Representativeness Assessments

  • Patrick S. Bourgeron
  • Hope C. Humphries
  • Mark E. Jensen

Abstract

Conservation scientists, planners, and managers generally agree that the ultimate goal of conservation planning is the comprehensive protection of all aspects of biodiversity (Noss and Cooperrider, 1994); consequently maintaining all ecosystem components over time and over large areas is a primary objective (Noss, 1983). To achieve its goal, conservation planning requires knowledge of the linkages among the various components of ecosystems (e.g., species, biogeochemical processes), including human factors (see Chapters 27 and 29), across gradients of spatial and temporal variability (see Chapters 2, 3, and 26), and integrated within the socioeconomic context (see Chapter 9). Therefore, basic characterization of ecological patterns and processes of interest at all scales relevant to ecosystems (see Chapters 2, 3, 22, and 23) is needed. This knowledge should be used to formulate realistic conservation goals and strategies and to place networks of conservation areas into the proper ecological and socioeconomic context for implementation at relevant ecological, social, and economic scales (see Chapter 35).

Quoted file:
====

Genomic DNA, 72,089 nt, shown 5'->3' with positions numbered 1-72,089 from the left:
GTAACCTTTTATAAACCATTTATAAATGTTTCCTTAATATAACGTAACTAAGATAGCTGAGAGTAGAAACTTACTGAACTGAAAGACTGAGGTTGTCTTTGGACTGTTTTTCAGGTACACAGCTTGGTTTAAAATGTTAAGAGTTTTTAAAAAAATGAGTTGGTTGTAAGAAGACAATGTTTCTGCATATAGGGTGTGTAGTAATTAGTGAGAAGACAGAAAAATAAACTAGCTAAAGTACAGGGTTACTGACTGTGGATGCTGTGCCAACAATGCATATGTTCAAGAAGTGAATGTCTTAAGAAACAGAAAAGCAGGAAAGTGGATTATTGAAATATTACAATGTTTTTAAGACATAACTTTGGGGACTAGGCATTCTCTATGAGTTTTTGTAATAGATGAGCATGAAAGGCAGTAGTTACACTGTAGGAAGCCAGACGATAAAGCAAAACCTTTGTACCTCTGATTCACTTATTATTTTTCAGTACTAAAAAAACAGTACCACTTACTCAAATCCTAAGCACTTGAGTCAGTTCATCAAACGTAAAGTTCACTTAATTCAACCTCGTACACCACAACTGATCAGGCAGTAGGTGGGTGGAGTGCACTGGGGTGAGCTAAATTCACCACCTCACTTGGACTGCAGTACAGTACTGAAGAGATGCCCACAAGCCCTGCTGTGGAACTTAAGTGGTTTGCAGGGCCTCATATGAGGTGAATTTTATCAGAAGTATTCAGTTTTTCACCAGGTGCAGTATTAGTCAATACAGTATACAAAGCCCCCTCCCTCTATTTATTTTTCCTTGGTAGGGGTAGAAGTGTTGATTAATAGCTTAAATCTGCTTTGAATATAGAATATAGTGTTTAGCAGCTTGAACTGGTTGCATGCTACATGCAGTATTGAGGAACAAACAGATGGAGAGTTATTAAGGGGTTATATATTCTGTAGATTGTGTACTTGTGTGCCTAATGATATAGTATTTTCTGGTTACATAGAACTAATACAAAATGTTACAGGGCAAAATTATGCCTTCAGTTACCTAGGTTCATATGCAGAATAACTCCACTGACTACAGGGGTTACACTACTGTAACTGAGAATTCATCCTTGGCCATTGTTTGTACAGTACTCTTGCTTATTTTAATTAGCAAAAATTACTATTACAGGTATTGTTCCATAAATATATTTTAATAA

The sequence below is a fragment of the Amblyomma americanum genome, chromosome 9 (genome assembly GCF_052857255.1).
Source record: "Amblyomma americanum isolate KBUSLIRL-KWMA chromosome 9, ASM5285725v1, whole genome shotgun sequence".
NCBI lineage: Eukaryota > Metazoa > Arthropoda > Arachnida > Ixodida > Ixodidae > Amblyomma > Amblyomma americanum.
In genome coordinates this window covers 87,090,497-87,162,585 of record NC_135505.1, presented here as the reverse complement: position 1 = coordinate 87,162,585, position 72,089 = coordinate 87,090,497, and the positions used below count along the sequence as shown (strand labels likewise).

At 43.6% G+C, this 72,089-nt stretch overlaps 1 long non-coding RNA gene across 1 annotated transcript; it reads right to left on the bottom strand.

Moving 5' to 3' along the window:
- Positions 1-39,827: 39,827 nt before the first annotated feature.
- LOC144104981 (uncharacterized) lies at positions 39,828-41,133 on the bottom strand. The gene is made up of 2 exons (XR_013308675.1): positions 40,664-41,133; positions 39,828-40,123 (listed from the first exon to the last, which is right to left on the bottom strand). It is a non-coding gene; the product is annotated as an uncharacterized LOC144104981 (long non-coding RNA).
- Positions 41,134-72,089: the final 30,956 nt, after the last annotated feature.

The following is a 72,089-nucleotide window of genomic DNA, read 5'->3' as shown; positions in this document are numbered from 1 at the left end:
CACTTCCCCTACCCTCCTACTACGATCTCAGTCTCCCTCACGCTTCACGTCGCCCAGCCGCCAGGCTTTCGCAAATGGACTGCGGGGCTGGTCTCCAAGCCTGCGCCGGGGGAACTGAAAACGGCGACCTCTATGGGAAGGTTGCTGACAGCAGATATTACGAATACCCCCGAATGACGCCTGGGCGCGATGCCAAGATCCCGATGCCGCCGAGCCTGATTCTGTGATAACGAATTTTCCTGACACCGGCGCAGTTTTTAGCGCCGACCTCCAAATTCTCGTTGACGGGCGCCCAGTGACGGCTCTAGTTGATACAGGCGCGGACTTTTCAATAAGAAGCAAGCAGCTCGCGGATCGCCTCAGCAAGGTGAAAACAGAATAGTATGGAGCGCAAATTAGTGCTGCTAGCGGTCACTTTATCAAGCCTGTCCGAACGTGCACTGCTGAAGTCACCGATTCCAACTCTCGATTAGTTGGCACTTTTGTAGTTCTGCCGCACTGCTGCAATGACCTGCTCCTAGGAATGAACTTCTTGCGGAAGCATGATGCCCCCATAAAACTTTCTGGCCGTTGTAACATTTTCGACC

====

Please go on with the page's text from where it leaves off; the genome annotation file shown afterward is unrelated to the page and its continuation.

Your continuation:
Keywords

Stratification Stein Lution Crest Stake 

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© Springer Science+Business Media New York 2001

Authors and Affiliations

  • Patrick S. Bourgeron
  • Hope C. Humphries
  • Mark E. Jensen

There are no affiliations available

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